The oil and gas sector, which has been facing structural decline even before the pandemic, continues to be under pressure given plummeting oil prices and supply surplus, exacerbated by restrictions in travel and mobility during the crisis.
Many oil and gas companies are focusing on cost reduction and cash flow management through controlling capex and opex. The sector will recover, as oil is still required but that will take time and certainly not back to the path it was on pre-crisis. As oil companies restructure, they also have the opportunity to relook at their business model, exit non-core businesses, and embark on digitalisation and automation initiatives.
Tightened travel restrictions and lingering fears of travel will create significant uncertainties for the future of tourism and aviation. Airlines in the Asia Pacific region are expected to see the largest revenue plunge of US$113 billion ($157 billion) in 2020 compared with 2019, and a whopping 50% fall in passenger demand.
Airlines are repurposing to tap opportunities in cargo and freight but this is not enough to offset the revenue losses. Faced with a liquidity crisis, direct financial support and tax relief from governments will be critical. Travel and tourism have been a big part of lifestyles, so despite the current dire situation, how long the negative impact of the pandemic holds into the future remains to be seen.
Transform and transact now, next and beyond
Notwithstanding the varying impact across industries, businesses are confronted with a common challenge: how can they balance addressing the immediate and short-term issues with longer-term strategic priorities? We see it necessary for businesses to plan over three time horizons: now, next (three to six months) and beyond (after the next six months). And how one harnesses transformation and transactions to reposition itself for the future is vital.
Businesses have had to leverage technology to enable new ways of working and delivering their services during the pandemic, underscoring the importance of digital in boosting agility and competitiveness. As companies look to reshape their business, improve productivity or reduce capacity, digital transformation is a key enabler.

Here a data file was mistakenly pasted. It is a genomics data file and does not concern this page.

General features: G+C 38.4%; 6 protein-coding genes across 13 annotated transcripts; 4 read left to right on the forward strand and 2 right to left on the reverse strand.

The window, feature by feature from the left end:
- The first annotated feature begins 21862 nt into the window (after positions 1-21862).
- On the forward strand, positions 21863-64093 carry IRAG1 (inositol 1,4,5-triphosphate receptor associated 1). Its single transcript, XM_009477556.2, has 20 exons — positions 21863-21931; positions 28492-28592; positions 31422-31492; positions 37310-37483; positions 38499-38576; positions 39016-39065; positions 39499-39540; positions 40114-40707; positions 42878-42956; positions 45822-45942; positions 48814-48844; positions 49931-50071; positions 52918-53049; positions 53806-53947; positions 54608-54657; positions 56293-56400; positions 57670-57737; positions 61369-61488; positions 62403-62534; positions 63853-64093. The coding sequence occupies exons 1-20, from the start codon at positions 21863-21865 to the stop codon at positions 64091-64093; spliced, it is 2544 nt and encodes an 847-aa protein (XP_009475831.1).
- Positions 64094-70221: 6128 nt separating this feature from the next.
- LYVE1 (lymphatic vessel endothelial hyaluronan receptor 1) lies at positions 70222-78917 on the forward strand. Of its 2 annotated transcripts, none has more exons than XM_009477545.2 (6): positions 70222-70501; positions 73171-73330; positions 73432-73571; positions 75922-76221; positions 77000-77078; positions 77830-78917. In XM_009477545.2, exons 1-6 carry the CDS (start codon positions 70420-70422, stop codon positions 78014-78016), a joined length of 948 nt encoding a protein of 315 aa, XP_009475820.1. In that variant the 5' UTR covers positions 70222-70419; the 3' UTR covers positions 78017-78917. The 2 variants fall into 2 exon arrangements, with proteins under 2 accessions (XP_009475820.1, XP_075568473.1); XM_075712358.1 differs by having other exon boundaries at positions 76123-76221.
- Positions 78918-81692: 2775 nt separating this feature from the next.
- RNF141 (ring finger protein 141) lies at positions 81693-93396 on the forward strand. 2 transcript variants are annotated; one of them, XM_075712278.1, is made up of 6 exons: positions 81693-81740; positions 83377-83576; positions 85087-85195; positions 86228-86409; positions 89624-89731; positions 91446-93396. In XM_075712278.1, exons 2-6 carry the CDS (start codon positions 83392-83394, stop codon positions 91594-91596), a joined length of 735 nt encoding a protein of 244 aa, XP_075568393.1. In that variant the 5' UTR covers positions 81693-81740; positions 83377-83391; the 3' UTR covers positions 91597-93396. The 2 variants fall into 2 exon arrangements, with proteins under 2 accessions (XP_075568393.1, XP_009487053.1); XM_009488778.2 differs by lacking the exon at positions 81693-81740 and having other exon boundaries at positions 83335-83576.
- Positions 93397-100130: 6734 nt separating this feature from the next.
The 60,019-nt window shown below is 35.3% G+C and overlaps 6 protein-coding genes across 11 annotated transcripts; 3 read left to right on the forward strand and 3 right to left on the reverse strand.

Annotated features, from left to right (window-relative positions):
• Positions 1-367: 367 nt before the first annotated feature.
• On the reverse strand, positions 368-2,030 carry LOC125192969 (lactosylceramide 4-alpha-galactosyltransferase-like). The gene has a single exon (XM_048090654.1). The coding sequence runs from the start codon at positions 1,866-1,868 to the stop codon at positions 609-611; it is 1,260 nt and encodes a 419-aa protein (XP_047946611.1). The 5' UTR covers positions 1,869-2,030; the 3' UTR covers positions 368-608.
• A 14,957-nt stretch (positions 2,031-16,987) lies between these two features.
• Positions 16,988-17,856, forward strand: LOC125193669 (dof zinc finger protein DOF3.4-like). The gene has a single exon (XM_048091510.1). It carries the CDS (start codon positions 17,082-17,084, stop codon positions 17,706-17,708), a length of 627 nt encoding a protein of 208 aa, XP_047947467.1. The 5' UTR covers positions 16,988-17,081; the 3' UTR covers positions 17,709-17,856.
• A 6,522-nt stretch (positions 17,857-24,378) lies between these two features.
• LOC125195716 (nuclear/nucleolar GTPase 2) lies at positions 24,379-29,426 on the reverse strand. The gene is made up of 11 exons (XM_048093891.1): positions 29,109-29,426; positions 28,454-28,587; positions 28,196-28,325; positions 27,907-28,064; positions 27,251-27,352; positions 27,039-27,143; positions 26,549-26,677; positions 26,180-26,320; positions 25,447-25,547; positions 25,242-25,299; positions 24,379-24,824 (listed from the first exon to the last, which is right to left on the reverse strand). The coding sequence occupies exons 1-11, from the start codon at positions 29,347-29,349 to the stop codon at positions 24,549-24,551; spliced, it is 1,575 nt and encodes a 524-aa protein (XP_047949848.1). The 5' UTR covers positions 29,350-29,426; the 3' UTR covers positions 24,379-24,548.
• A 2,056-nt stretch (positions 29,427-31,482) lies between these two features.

Where digital capabilities are lacking to drive growth, M&As could be an accelerator. Valuations have dipped in recent uncertain times, making it opportune to consider M&As for consolidation, or for traditional incumbents to acquire distressed players or underfunded companies that have good technology products and capabilities.
Invariably, there will be execution challenges and companies must be mindful of them. For one, companies must be clear of their long-term strategic goals and ensure alignment across business units on the priorities, including where to play and how to win. Even when that is achieved, the lack of funding and internal capabilities will limit even the best plans on paper.
Clearly, the issues to be managed are complex, evolving and span the entire enterprise. To help provide business with structure amid the chaos, EY has developed the Enterprise Resilience Framework, identifying the nine key areas that businesses must address to build business resilience in the now, next and beyond. No doubt, securing future growth may come with a price. But let growth not be the price you pay for inertia or fear of the unknown.
Liew Nam Soon is EY’s Asean regional managing partner. The views reflected in this article are the views of the author and do not necessarily reflect the views of the global EY organisation or its member firms.